Photos Of A Soviet Union That Once Was


Fine art photographer Rebecca Litchfield was commissioned earlier this year to photograph the abandoned buildings of the former Soviet Union and its Satellite states. In a long trip spanning over 10 countries and a year of many individual trips, Rebecca shot buildings in Eastern Europe, The Baltic’s, Ukraine and Russia.

This was not a random roaming around, Rebecca shares her goals which were pretty specific, while leaving space for creative freedom.

My aim with the book was to capture the crumbling empire of the former Soviet Union, before it is gone completely. The title Soviet Ghost comes from the ghosts and stories that are left behind after the collapse of the Soviet Union. The former USSR was once a living, breathing place, but with the fall of a Communism, places now lie’s derelict, uninhabited, broken shells of a forgotten time. The collapse of the Soviet Union left haunting memories of ordinary people who once lived and worked there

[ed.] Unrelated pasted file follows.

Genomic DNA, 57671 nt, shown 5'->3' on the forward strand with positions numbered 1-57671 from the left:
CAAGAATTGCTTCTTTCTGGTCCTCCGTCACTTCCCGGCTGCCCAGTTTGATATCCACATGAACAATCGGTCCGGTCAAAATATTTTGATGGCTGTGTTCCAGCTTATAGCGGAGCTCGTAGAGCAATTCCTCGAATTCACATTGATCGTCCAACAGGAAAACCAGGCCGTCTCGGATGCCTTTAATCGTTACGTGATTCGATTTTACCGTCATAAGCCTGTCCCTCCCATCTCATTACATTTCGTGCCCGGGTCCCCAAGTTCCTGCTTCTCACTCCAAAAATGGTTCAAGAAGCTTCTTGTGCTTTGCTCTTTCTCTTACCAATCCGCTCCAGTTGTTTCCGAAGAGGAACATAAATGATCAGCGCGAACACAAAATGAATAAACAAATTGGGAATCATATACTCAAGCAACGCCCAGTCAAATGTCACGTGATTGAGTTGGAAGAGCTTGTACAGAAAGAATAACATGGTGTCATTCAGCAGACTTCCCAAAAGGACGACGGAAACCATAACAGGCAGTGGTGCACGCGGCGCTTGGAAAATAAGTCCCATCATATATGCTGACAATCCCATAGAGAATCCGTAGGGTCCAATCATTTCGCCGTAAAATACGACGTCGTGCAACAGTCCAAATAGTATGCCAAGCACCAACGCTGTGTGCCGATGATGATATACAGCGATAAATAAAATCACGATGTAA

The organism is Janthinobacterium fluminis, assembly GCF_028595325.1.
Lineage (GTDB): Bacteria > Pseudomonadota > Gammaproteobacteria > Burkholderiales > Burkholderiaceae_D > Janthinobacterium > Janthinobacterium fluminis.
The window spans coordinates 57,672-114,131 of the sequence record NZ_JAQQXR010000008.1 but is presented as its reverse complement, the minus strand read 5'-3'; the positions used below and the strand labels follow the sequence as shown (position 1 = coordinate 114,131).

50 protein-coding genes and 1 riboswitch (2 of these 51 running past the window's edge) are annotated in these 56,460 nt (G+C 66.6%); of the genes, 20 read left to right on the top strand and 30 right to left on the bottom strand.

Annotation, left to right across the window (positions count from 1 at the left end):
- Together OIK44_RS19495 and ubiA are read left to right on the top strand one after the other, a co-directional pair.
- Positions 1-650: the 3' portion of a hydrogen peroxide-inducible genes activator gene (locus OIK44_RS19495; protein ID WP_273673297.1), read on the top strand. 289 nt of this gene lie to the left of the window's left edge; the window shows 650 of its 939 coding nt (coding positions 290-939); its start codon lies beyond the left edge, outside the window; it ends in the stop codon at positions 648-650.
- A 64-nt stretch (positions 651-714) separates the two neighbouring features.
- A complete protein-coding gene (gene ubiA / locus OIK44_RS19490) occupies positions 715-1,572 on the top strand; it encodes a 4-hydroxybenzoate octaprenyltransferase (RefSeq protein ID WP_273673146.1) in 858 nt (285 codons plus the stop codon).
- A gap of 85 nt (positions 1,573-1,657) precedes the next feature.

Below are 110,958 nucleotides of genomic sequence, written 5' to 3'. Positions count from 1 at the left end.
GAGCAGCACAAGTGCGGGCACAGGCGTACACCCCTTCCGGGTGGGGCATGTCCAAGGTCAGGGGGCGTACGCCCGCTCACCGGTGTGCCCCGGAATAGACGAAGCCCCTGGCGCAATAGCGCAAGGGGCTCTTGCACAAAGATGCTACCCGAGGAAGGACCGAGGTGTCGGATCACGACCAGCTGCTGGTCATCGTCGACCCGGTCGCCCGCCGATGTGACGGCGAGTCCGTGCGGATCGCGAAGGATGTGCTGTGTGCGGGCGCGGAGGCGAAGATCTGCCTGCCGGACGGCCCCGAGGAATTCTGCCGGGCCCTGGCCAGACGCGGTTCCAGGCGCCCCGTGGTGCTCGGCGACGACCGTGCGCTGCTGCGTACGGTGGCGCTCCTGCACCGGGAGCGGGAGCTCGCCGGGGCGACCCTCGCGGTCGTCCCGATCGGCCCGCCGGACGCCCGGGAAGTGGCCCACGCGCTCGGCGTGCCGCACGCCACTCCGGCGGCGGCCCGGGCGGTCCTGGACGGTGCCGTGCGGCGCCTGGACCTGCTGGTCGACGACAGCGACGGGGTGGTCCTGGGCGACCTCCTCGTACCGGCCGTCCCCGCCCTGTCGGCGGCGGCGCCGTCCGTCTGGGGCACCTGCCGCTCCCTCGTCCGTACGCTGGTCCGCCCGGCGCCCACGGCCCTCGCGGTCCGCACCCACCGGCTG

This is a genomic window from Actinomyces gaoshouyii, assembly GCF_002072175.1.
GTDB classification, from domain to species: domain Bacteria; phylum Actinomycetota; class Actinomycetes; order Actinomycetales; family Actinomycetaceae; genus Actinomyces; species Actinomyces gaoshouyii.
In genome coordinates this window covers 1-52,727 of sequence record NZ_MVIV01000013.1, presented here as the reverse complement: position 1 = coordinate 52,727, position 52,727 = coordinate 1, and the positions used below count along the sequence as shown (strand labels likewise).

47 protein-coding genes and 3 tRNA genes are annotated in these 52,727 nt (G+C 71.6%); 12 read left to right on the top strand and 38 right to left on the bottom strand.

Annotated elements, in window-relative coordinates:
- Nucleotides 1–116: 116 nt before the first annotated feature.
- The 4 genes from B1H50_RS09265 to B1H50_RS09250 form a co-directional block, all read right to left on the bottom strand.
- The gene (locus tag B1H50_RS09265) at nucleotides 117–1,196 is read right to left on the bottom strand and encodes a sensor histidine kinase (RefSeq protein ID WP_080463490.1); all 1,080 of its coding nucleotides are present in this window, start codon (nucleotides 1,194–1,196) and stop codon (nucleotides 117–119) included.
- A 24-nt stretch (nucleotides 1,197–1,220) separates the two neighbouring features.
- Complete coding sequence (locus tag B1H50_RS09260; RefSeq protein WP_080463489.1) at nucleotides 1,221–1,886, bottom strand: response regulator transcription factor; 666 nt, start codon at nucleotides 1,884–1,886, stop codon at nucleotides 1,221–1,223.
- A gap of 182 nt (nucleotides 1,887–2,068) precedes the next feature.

The tour had visits to forgotten towns, factories, prisons, schools, monuments, hospitals, theaters, military complexes, asylums & death camps, even one a Soviet submarine. locations were not easy to find but extensive research got Rebecca on some of the most interesting places to shoot

After a year of capturing abandoned buildings in the UK and Belgium, I decided I wanted to make a book, but this kind of book had already been done before, so I wanted to find something different that hadn’t been done before. It was a trip to Chernobyl, Ukraine that sparked my interest in the Soviet Union and with a collapse of such a huge empire, it was clear there would be a lot of abandoned buildings left behind and I made it my challenge to find them. So I searched for places around the former Soviet Union and its satellite states that had some kind of Soviet History, whether the Soviets had been there forever or even just a hint of there presence. It was important for me to capture all of this history